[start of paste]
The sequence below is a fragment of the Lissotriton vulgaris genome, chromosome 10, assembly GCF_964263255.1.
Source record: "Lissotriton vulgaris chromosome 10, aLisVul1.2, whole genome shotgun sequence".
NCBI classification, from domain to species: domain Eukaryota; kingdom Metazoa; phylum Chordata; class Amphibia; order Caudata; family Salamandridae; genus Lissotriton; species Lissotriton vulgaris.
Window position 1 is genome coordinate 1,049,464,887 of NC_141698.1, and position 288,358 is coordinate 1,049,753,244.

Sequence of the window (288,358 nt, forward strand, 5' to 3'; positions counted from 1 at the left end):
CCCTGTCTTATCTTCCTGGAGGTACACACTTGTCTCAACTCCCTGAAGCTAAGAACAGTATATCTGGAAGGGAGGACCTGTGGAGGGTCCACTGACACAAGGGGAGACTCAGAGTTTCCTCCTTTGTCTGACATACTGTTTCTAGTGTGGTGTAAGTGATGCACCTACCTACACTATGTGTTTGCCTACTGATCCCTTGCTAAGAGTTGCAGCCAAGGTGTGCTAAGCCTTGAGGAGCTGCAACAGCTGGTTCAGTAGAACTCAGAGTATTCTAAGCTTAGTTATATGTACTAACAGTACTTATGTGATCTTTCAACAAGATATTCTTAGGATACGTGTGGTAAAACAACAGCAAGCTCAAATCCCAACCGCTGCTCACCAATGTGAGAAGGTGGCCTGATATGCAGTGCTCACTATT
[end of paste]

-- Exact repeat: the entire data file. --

The sequence below is a fragment of the Lissotriton vulgaris genome, chromosome 10, assembly GCF_964263255.1.
Source record: "Lissotriton vulgaris chromosome 10, aLisVul1.2, whole genome shotgun sequence".
NCBI classification, from domain to species: domain Eukaryota; kingdom Metazoa; phylum Chordata; class Amphibia; order Caudata; family Salamandridae; genus Lissotriton; species Lissotriton vulgaris.
Window position 1 is genome coordinate 1,049,464,887 of NC_141698.1, and position 288,358 is coordinate 1,049,753,244.

Sequence of the window (288,358 nt, forward strand, 5' to 3'; positions counted from 1 at the left end):
CCCTGTCTTATCTTCCTGGAGGTACACACTTGTCTCAACTCCCTGAAGCTAAGAACAGTATATCTGGAAGGGAGGACCTGTGGAGGGTCCACTGACACAAGGGGAGACTCAGAGTTTCCTCCTTTGTCTGACATACTGTTTCTAGTGTGGTGTAAGTGATGCACCTACCTACACTATGTGTTTGCCTACTGATCCCTTGCTAAGAGTTGCAGCCAAGGTGTGCTAAGCCTTGAGGAGCTGCAACAGCTGGTTCAGTAGAACTCAGAGTATTCTAAGCTTAGTTATATGTACTAACAGTACTTATGTGATCTTTCAACAAGATATTCTTAGGATACGTGTGGTAAAACAACAGCAAGCTCAAATCCCAACCGCTGCTCACCAATGTGAGAAGGTGGCCTGATATGCAGTGCTCACTATT